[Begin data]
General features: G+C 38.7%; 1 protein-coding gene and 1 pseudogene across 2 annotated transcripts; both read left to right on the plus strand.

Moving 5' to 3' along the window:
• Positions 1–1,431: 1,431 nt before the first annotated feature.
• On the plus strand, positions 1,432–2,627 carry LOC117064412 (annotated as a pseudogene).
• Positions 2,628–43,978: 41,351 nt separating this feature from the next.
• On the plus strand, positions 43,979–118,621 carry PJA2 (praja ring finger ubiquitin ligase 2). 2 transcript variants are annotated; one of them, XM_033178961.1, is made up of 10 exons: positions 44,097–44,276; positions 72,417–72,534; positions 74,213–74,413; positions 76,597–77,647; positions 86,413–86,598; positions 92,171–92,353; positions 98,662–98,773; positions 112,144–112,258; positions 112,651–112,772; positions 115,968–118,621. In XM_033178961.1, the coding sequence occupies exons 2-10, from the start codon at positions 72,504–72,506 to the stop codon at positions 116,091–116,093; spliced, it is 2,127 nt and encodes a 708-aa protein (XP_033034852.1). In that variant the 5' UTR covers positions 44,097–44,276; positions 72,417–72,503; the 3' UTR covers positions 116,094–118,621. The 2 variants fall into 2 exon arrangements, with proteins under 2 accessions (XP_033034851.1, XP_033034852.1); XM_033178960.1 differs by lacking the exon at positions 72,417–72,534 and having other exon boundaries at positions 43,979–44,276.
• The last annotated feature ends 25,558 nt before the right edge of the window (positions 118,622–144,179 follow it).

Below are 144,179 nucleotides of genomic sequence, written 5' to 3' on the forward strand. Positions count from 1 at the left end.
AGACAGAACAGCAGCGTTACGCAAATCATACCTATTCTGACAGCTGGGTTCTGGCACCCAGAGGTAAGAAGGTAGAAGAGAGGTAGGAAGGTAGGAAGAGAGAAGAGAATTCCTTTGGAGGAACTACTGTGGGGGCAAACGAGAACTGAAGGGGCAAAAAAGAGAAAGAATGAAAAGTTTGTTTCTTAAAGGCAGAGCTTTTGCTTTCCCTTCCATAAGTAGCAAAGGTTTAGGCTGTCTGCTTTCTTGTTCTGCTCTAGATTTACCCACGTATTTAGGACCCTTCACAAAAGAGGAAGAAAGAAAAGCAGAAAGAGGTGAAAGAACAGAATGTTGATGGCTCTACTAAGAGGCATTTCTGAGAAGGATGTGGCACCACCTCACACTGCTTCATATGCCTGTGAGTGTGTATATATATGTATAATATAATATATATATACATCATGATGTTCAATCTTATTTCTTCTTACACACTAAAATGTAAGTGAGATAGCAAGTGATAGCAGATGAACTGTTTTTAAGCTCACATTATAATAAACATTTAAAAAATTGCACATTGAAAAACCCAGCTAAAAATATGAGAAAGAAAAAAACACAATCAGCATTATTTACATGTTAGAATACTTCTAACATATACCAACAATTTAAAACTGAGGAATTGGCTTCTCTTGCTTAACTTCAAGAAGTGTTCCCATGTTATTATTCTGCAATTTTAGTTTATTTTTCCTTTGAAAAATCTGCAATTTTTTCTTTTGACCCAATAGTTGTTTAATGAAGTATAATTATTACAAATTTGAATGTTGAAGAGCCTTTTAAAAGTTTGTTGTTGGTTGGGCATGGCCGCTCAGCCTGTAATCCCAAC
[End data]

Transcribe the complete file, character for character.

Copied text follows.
General features: G+C 38.7%; 1 protein-coding gene and 1 pseudogene across 2 annotated transcripts; both read left to right on the plus strand.

Moving 5' to 3' along the window:
• Positions 1–1,431: 1,431 nt before the first annotated feature.
• On the plus strand, positions 1,432–2,627 carry LOC117064412 (annotated as a pseudogene).
• Positions 2,628–43,978: 41,351 nt separating this feature from the next.
• On the plus strand, positions 43,979–118,621 carry PJA2 (praja ring finger ubiquitin ligase 2). 2 transcript variants are annotated; one of them, XM_033178961.1, is made up of 10 exons: positions 44,097–44,276; positions 72,417–72,534; positions 74,213–74,413; positions 76,597–77,647; positions 86,413–86,598; positions 92,171–92,353; positions 98,662–98,773; positions 112,144–112,258; positions 112,651–112,772; positions 115,968–118,621. In XM_033178961.1, the coding sequence occupies exons 2-10, from the start codon at positions 72,504–72,506 to the stop codon at positions 116,091–116,093; spliced, it is 2,127 nt and encodes a 708-aa protein (XP_033034852.1). In that variant the 5' UTR covers positions 44,097–44,276; positions 72,417–72,503; the 3' UTR covers positions 116,094–118,621. The 2 variants fall into 2 exon arrangements, with proteins under 2 accessions (XP_033034851.1, XP_033034852.1); XM_033178960.1 differs by lacking the exon at positions 72,417–72,534 and having other exon boundaries at positions 43,979–44,276.
• The last annotated feature ends 25,558 nt before the right edge of the window (positions 118,622–144,179 follow it).

Below are 144,179 nucleotides of genomic sequence, written 5' to 3' on the forward strand. Positions count from 1 at the left end.
AGACAGAACAGCAGCGTTACGCAAATCATACCTATTCTGACAGCTGGGTTCTGGCACCCAGAGGTAAGAAGGTAGAAGAGAGGTAGGAAGGTAGGAAGAGAGAAGAGAATTCCTTTGGAGGAACTACTGTGGGGGCAAACGAGAACTGAAGGGGCAAAAAAGAGAAAGAATGAAAAGTTTGTTTCTTAAAGGCAGAGCTTTTGCTTTCCCTTCCATAAGTAGCAAAGGTTTAGGCTGTCTGCTTTCTTGTTCTGCTCTAGATTTACCCACGTATTTAGGACCCTTCACAAAAGAGGAAGAAAGAAAAGCAGAAAGAGGTGAAAGAACAGAATGTTGATGGCTCTACTAAGAGGCATTTCTGAGAAGGATGTGGCACCACCTCACACTGCTTCATATGCCTGTGAGTGTGTATATATATGTATAATATAATATATATATACATCATGATGTTCAATCTTATTTCTTCTTACACACTAAAATGTAAGTGAGATAGCAAGTGATAGCAGATGAACTGTTTTTAAGCTCACATTATAATAAACATTTAAAAAATTGCACATTGAAAAACCCAGCTAAAAATATGAGAAAGAAAAAAACACAATCAGCATTATTTACATGTTAGAATACTTCTAACATATACCAACAATTTAAAACTGAGGAATTGGCTTCTCTTGCTTAACTTCAAGAAGTGTTCCCATGTTATTATTCTGCAATTTTAGTTTATTTTTCCTTTGAAAAATCTGCAATTTTTTCTTTTGACCCAATAGTTGTTTAATGAAGTATAATTATTACAAATTTGAATGTTGAAGAGCCTTTTAAAAGTTTGTTGTTGGTTGGGCATGGCCGCTCAGCCTGTAATCCCAAC